Plus I definitely enjoyed that Nat and his brother are in a theatre play. I barely know anything about theatre and the life behind those curtains. And this book showed and thought me so many things which I truly enjoyed. There were times when while I was in a theatre at our uni, I always think of this book. I can picture the people of this book in the stage. Every scene, the set, the characters; I imagined them all as real simply because Robin Bridges made me felt that they were.
The characters at first were just okay but I eventually liked some of them. Each has a story to tell, though I can’t say that they all caught my interest.
The romance in this book isn’t one like the romance I always encounter in a book, especially with a book that talks about mental issues. I like how the story isn’t just focused on the romance. Instead, it is still focused on Nat and her life, on how she needs to fix some certain issues in her life on her own. Lucas is just the same. He also has some certain issues that he needs to fix on his own. And I love how Miss Robin Bridges did not use their relationship to be a “cure” to their problems. I like how realistic the story went. Robin Bridges showed that “love” isn’t the cure to make your life better and your mental health stable unlike some other authors do.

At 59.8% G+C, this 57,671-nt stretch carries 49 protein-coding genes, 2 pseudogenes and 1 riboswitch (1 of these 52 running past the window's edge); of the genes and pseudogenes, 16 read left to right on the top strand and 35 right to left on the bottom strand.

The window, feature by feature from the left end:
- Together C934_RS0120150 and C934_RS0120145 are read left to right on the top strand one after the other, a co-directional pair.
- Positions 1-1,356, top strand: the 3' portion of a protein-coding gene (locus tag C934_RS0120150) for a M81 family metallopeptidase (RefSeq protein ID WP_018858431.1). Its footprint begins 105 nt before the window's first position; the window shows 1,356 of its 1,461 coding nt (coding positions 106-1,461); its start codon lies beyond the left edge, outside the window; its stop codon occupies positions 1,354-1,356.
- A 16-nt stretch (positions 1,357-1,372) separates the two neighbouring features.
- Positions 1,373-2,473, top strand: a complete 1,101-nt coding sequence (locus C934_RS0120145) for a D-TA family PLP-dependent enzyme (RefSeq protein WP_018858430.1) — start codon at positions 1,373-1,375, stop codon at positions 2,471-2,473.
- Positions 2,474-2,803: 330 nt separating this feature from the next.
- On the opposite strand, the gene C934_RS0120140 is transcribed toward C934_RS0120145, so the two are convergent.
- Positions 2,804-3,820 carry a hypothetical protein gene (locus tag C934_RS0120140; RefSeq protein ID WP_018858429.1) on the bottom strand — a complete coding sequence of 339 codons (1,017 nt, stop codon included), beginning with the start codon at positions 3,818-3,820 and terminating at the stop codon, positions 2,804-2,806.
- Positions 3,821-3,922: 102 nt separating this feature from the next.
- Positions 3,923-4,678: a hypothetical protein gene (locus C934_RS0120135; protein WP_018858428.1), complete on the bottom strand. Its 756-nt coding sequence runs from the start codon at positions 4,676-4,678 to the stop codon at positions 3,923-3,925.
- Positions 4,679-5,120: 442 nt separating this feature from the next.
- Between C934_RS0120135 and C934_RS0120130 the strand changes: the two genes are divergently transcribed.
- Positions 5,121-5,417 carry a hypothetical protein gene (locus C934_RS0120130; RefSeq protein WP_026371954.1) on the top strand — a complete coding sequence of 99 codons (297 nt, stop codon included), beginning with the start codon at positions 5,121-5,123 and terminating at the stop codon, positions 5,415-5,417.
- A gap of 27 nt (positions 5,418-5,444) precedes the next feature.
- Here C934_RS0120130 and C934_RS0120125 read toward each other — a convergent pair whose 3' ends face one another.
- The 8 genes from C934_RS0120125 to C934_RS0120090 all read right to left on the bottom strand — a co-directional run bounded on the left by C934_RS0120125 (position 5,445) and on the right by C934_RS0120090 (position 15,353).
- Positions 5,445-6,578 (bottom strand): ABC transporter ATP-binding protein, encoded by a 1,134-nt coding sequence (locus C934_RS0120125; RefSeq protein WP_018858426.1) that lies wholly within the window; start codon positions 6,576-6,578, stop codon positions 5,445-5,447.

The book was ended in a way I was really not expecting. The revelation at the end spiced things up.
The Form of Things Unknown made me wonder what’s real and what isn’t. I loved how a book can play with one’s mind and made her doubt everything. If things were real or not, you’ll struggle to know.
The only weakness of this book is the writing. I find it hard to feel at some times. It feels so weak and it isn’t written in a way that can amaze or impressed me. The writing is okay but okay isn’t enough. It is the reason why I took off a star and the reason why I can’t say that I’ll definitely recommend it. The narration didn’t worked for me well, it’s the same thing happened on Dreaming of Antigone. Maybe the writing style is the thing that the author really needs to change or improve. But despite of this, I still liked and enjoyed the story, anyway.
Overall, I enjoyed it, especially the characters that were hard not to love. It is a quick read. And I like how Miss Robin Bridges discussed some mental-issues. Some certain mental issues that were mentioned and talked about were well played. When it comes to discussions about mental issues, Robin Bridges is one of the persons I’ll be happy to talk with. And the characters from the Dreaming of Antigone to The Form of Things Unknown are really realistic and relatable. I am just not that fond of the writing. It isn’t very well and not quite impressive. It’s just plain okay.
The crazy is still there, right under the surface.
By day, Robin Bridges is a mild mannered writer of young adult fiction. By night, she is a pediatric nurse, poking small children with needles for a living. She lives on the Gulf Coast with her family and an ever-growing menagerie of cats, dogs, tropical fish, and parrots. But alas, she still does not have a unicorn.
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*Thank you very much Miss Robin Bridges for providing me a copy in exchange of an honest book review. The book received has nothing to do with my review.